Skip to main content

Anyone who drives a vehicle knows that fuel prices change. Price fluctuations can happen within a short period of time and are known to be significant. Supply and demand and the differences between regions are common reasons for fuel prices to change. The Organization of the Petroleum Exporting Countries (OPEC) can also cause fuel prices to change.

Fuel prices change due to supply and demand

The single biggest factor affecting fuel prices are current crude oil inventories. If inventories dip, the price of gas will increase. If crude oil inventories are abundant, prices tend to stay down.

Inventories within the United States are heavily dependent on foreign oil supplies. In June 2014, for example, the United States imported almost 9 million barrels of oil and petroleum products every day. That is down from 13 million in June 2008.

Demand for fuel starts to increase as summer approaches. As people start going on summer vacations, more vehicles are out on the road, which drives up gasoline prices.

During the early spring, there can be a shortage of fuel available when the refineries are transitioning between winter and summer products. This transition time causes available fuel levels to drop and prices to increase.

When hurricanes and other natural disasters occur, refinery production can be halted. Fuel prices often increase significantly for several weeks after production has been stopped.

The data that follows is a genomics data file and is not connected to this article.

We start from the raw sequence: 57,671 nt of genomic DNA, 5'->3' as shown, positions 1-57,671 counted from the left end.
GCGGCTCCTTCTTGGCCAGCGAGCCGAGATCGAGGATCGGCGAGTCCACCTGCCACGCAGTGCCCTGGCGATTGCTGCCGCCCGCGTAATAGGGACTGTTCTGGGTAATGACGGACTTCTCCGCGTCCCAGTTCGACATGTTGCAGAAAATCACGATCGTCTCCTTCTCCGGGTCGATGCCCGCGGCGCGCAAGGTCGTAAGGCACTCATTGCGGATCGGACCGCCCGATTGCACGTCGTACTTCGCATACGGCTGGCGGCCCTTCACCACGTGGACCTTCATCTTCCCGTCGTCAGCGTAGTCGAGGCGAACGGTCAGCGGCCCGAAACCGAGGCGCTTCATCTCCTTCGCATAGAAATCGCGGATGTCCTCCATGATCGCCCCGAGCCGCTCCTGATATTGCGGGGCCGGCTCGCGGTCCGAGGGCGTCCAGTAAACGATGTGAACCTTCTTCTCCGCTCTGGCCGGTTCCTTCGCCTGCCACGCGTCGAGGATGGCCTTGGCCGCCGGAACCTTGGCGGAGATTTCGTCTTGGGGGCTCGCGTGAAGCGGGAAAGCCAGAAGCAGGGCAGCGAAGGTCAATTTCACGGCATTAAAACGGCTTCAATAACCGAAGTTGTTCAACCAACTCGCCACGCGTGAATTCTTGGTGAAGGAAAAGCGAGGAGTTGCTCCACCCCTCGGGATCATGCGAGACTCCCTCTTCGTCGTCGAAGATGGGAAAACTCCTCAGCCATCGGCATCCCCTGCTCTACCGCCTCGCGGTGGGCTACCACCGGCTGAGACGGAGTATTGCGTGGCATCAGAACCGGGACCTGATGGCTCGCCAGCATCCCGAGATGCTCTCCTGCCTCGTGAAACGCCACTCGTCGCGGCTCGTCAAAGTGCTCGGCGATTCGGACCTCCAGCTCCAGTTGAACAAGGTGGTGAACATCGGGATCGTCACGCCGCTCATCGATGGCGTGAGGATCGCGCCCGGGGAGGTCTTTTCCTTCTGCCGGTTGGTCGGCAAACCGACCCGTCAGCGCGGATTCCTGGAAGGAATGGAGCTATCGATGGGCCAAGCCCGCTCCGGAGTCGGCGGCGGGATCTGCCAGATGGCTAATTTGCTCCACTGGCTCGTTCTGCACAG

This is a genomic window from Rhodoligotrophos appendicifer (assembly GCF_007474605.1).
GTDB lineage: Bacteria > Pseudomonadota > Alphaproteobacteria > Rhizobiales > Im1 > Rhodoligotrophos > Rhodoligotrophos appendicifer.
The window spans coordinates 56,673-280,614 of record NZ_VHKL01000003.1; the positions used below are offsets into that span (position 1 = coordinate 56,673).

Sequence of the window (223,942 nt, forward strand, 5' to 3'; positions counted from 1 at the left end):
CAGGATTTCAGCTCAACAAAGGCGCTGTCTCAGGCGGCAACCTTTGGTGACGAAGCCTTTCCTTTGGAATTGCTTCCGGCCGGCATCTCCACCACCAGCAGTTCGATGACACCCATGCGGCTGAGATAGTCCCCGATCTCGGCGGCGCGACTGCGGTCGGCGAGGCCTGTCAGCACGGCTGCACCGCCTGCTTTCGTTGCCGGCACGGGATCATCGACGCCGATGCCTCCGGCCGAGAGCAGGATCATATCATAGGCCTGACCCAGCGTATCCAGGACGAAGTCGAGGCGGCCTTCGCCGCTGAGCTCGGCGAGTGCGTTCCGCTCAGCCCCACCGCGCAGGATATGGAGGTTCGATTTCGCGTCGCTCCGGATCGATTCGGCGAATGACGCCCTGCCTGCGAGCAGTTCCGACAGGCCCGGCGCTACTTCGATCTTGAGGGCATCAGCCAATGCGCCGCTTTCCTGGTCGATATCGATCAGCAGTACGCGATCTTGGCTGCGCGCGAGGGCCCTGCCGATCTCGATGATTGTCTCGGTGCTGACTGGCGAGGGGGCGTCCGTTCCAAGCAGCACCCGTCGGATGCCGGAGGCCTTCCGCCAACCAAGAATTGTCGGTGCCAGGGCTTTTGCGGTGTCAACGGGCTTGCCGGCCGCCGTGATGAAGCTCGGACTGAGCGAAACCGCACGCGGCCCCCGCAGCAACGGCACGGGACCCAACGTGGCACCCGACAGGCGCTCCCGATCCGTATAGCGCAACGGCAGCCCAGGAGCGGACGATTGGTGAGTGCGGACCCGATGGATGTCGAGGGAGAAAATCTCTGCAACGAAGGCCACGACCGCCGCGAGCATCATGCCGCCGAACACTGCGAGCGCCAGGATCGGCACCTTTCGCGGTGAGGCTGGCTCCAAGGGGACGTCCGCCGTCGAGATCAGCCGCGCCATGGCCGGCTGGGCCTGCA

Differences between regions and states change fuel prices

If you live in Los Angeles or New York City, the price of fuel is higher than someone living in Dallas or New Orleans. This difference is because the Gulf States are closer to the refineries that produce gasoline. The proximity of a location to a refinery means it costs less to transport the fuel to stations where consumers pump gas, decreasing fuel prices.

Different parts of the country require different gas formulations. For example, during the winter, some parts of the country use an oxygenated gas that helps to lower carbon monoxide production. Another example, is the cleaner burning gas that is required in some areas with high levels of smog, like Southern California and Dallas, Texas. These special formulations come only from certain refineries, which means there is less supply available.

Taxes make up the biggest difference in prices around the United States. The federal government charges 18.4 cents per gallon of taxes for regular gas and 24.4 cents per gallon for diesel. On top of the federal taxes, all the states add their own fuel taxes as well.

Organization of the Petroleum Exporting Countries (OPEC) can help change fuel prices

OPEC is an organization of several oil-producing nations that uses its power to exert control over crude oil inventories and fuel prices. Twelve nations from the Middle East, Africa, and South America currently make up OPEC. To be a part of OPEC, each country must export more oil than it consumes internally. By controlling the amount of oil each member nation produces, OPEC can influence crude oil inventories and the price of gas globally.

If you need wholesale fuel, contact us here at Kendrick Oil. We provide high-quality fuel products throughout Texas, New Mexico, Oklahoma, Kansas, Colorado and Louisiana. Give us a call at 1(800) 299-3991 or Contact Us by email for information about our products and services